What is the difference between microservices and SOA?

While the idea of SOA and microservices both come from the same frustrations with monolithic applications they are certainly not the same.

SOA applications are usually driven by managers and work from the top down: whereas microservices applications are more of a trend among the grassroots developer. There are many reasons why microservices should prove to be more successful in the long term, including:

  • Simplicity: Whereas SOA grew from web services defined by Microsoft and IBM as simple object access protocol (SOAP) this has generally been replaced now by Representational State Transfer (REST) which is easier and more lightweight.
  • Micro differences: With SOA, services could be any size which often meant that there were lumbering old enterprise apps and several big software vendors even tried to create their own brand of SOA. While there is no strict size limit with microservices, the basic idea is that each service follows a single function making things much easier and simpler to follow.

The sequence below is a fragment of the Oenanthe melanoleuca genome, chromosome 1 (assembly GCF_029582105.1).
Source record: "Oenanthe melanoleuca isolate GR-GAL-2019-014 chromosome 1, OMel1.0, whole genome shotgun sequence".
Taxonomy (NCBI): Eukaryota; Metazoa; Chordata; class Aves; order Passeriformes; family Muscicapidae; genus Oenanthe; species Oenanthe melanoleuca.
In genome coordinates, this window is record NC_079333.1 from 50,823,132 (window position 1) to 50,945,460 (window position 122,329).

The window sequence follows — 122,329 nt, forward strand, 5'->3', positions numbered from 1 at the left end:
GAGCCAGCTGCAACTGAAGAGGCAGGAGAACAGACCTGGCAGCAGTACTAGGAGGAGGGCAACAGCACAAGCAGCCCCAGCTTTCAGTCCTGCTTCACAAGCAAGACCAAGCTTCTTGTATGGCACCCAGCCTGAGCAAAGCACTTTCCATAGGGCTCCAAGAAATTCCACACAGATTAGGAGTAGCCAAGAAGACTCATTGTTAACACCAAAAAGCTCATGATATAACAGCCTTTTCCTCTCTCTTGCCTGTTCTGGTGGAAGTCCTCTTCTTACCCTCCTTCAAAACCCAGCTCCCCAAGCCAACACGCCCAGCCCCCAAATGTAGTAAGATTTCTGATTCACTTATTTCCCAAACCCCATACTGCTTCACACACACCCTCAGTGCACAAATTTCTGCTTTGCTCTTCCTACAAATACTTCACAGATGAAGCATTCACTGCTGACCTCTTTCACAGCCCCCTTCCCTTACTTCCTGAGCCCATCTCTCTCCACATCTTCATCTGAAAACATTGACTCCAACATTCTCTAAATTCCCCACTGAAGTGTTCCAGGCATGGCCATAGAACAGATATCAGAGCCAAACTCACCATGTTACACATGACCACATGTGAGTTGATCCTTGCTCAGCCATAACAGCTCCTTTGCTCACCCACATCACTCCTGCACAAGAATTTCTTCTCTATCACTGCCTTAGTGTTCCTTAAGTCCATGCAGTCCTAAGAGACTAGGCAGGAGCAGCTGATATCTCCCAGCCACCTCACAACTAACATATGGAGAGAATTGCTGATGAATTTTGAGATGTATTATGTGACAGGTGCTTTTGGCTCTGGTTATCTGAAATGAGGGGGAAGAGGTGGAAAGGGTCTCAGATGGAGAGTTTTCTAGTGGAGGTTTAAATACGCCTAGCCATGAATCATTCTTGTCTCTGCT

• Cloud infrastructure: Shared services proved to be a big problem with SOA because enterprises would often look for the “best” services within their organisations which would then be shared among multiple applications. However, when they were pinged across the service at the same time, there were inevitably some timeouts and slowdowns. This problem has been addressed with microservices thanks to auto-scaling functionality.
  • New container technology: The open source project Docker could prove to be a vital component in the development of microservices. Decomposing monolithic services means there are a lot of services places overhead: with Docker this can be easily managed and deployed.
  • Faster and reliable networks: Whereas SOA services were reliant on a network – which often meant a rise in risk and latency – with microservices, networks are faster and more widely available.
  • Reduction in politics: Arguably what really killed SOA is that it relied on serious organisational changes – with the idea being that services should be sliced up based on their business function and, inevitably, this met with resistance. However, with microservices architecture there is a way to speed up development while avoiding unnecessary work just by using a simplistic internet technology rather than a large vendor solution.

So are microservices the future?

There are criticisms of microservices: namely that the services form information barriers and the architecture creates new problems such as latency, load balancing and message formats.

It’s hard to say that microservices are the future but clearly there are many successful examples of this architectural structure. What’s clear is that most experiences have been positive compared to monolithic structures but only time will reveal a full judgement. For now, you may wish to proceed with cautious optimism.